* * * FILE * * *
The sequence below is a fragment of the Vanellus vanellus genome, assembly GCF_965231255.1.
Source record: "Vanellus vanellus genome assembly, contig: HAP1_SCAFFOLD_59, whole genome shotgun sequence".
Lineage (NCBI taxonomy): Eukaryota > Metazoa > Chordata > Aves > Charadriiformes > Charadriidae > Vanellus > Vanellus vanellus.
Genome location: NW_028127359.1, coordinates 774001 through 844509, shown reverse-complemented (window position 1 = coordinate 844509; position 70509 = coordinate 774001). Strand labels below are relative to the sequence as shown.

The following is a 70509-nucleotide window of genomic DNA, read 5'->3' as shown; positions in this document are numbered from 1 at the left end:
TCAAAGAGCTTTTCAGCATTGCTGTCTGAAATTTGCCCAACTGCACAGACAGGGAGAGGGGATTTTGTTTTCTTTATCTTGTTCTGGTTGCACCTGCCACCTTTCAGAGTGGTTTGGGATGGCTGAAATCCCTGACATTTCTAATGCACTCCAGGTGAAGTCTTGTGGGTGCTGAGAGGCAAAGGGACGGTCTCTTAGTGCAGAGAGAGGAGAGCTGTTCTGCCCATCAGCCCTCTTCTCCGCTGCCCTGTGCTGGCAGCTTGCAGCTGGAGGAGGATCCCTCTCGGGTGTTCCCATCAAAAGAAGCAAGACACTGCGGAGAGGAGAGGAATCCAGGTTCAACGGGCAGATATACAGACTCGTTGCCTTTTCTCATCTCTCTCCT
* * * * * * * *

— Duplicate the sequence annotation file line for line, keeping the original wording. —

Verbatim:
The sequence below is a fragment of the Vanellus vanellus genome, assembly GCF_965231255.1.
Source record: "Vanellus vanellus genome assembly, contig: HAP1_SCAFFOLD_59, whole genome shotgun sequence".
Lineage (NCBI taxonomy): Eukaryota > Metazoa > Chordata > Aves > Charadriiformes > Charadriidae > Vanellus > Vanellus vanellus.
Genome location: NW_028127359.1, coordinates 774001 through 844509, shown reverse-complemented (window position 1 = coordinate 844509; position 70509 = coordinate 774001). Strand labels below are relative to the sequence as shown.

The following is a 70509-nucleotide window of genomic DNA, read 5'->3' as shown; positions in this document are numbered from 1 at the left end:
TCAAAGAGCTTTTCAGCATTGCTGTCTGAAATTTGCCCAACTGCACAGACAGGGAGAGGGGATTTTGTTTTCTTTATCTTGTTCTGGTTGCACCTGCCACCTTTCAGAGTGGTTTGGGATGGCTGAAATCCCTGACATTTCTAATGCACTCCAGGTGAAGTCTTGTGGGTGCTGAGAGGCAAAGGGACGGTCTCTTAGTGCAGAGAGAGGAGAGCTGTTCTGCCCATCAGCCCTCTTCTCCGCTGCCCTGTGCTGGCAGCTTGCAGCTGGAGGAGGATCCCTCTCGGGTGTTCCCATCAAAAGAAGCAAGACACTGCGGAGAGGAGAGGAATCCAGGTTCAACGGGCAGATATACAGACTCGTTGCCTTTTCTCATCTCTCTCCT